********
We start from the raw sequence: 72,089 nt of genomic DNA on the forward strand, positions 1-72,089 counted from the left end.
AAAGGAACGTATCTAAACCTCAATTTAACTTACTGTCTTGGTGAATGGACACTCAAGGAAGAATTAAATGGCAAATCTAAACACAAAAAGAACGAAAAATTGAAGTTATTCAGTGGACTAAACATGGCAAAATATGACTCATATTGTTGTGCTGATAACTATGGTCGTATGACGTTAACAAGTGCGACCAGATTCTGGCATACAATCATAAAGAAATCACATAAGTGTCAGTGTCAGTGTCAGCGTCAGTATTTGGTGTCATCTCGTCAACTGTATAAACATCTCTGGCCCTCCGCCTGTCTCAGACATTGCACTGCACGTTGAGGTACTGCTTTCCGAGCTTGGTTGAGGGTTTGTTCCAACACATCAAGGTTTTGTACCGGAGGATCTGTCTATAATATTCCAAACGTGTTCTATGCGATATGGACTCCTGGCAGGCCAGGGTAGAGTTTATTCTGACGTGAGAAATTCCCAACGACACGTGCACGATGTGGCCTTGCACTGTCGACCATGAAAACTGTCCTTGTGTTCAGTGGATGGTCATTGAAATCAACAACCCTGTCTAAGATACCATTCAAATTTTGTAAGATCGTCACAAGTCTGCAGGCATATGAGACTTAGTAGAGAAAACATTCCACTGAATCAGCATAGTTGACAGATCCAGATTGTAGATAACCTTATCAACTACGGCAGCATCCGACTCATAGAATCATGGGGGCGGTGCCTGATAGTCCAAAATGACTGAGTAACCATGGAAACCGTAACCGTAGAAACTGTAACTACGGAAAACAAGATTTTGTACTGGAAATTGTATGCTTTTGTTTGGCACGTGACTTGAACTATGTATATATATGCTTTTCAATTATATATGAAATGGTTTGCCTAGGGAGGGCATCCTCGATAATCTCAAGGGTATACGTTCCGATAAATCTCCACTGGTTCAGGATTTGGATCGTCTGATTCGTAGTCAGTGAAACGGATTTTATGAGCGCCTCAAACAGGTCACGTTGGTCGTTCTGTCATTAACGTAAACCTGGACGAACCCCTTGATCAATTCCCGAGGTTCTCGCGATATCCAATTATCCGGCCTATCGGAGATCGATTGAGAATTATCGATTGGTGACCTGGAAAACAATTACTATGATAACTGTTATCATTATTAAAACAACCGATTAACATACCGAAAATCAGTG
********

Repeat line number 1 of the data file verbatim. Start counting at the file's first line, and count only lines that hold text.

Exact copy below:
We start from the raw sequence: 72,089 nt of genomic DNA on the forward strand, positions 1-72,089 counted from the left end.